Coffey is a math major planning to graduate in spring 2023 who saw the Noyce Scholarship as a good opportunity for her future career, but also to help the community.
“This will help me in my career because it will give me experience in the classroom and in various programs throughout the community,” she said. “It will create a supportive network for me as well. I am extremely grateful to be in the first group of Noyce Scholars and cannot wait to see where this program leads me.”
Scholarship recipients will participate in STEM-related activities outside of the classroom because it is important for them to submerse themselves in their community to see how their students live, Hixon said.
“We want our students involved in the community so they will see it is valuable and continue to do so once they graduate,” Hixon said. “The interaction outside of the classroom is so important. We want them to understand their students’ lives by interacting with families at an event, such as a family night at a school.”
The externship at a local industry will also help students connect with industry leaders and professionals.
“We are excited to partner with Dalton State,” said Brian Cooksey, director of workforce development for Shaw. “Having highly qualified K-12 science and mathematics teachers who understand content and pedagogy, as well as the advanced manufacturing environment, is critically important to developing the skilled workforce for our country and region. Through the externship, the teacher candidates will understand the need for science, technology, engineering and mathematics in our industry, as well as career opportunities that align with these fields. We look forward to engaging with these teacher candidates during their externships and supporting them as they transition into local classrooms upon graduating from Dalton State.”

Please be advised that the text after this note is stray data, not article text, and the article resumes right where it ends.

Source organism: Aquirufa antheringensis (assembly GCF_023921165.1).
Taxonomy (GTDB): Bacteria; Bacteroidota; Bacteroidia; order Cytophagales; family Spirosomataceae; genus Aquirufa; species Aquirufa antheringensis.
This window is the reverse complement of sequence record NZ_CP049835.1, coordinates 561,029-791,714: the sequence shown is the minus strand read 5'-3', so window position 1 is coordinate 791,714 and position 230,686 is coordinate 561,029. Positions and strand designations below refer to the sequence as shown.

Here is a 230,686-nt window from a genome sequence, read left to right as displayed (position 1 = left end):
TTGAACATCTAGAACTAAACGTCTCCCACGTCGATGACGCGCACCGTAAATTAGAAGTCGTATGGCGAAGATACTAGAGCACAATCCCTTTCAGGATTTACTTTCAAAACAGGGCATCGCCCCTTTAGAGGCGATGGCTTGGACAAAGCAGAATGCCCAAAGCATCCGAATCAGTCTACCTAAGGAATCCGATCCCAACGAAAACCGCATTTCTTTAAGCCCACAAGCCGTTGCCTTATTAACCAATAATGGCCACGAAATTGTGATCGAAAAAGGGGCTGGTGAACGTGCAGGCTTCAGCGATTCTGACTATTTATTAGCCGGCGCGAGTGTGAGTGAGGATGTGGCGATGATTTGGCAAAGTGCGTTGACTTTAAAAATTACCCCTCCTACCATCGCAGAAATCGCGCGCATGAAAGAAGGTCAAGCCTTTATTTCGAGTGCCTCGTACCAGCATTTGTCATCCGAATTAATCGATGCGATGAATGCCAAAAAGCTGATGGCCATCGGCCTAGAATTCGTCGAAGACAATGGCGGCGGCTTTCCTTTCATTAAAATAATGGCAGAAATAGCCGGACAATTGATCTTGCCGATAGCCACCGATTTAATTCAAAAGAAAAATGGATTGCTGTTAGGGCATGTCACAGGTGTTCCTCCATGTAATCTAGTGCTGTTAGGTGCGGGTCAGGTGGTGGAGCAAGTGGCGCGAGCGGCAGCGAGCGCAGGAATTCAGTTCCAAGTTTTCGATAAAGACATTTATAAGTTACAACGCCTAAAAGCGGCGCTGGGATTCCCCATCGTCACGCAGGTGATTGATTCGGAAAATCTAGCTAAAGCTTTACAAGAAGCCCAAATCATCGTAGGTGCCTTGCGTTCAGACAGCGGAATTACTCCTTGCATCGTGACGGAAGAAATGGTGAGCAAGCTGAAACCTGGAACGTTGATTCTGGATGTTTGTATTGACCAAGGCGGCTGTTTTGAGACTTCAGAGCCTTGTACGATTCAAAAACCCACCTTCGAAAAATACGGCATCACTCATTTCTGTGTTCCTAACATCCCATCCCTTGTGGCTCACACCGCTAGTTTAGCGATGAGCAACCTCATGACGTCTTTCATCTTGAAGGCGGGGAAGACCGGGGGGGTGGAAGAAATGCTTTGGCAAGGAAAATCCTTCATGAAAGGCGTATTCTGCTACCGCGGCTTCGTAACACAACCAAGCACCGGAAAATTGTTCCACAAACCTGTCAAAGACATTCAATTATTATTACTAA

“This is an excellent opportunity for our STEM students who are interested in becoming teachers,” said Dr. Randall Griffus, dean of the School of Arts and Sciences. “They will be supported here at the college, in the school systems and in local industry. This will allow them to build a network of people who can support and assist them.”
The funds will also pay for training for mentors and coaches to assist students as they go through the education program.
Noyce Scholars also will receive funds to continue community service after they graduate. For example, they can use the funds to host a STEM night for families at the school where they’re hired after graduation.
To better serve their communities, Noyce Scholars are required to complete the English Language Learners endorsement, which is nine additional credit hours that will be covered by the scholarship.
“They’re going to have more education coursework and professional development than a typical secondary teacher coming out of our program,” Hixon said. “But they have additional support during and after the program. This program is built to help our students be successful while in the program and once they are hired in schools after graduation.”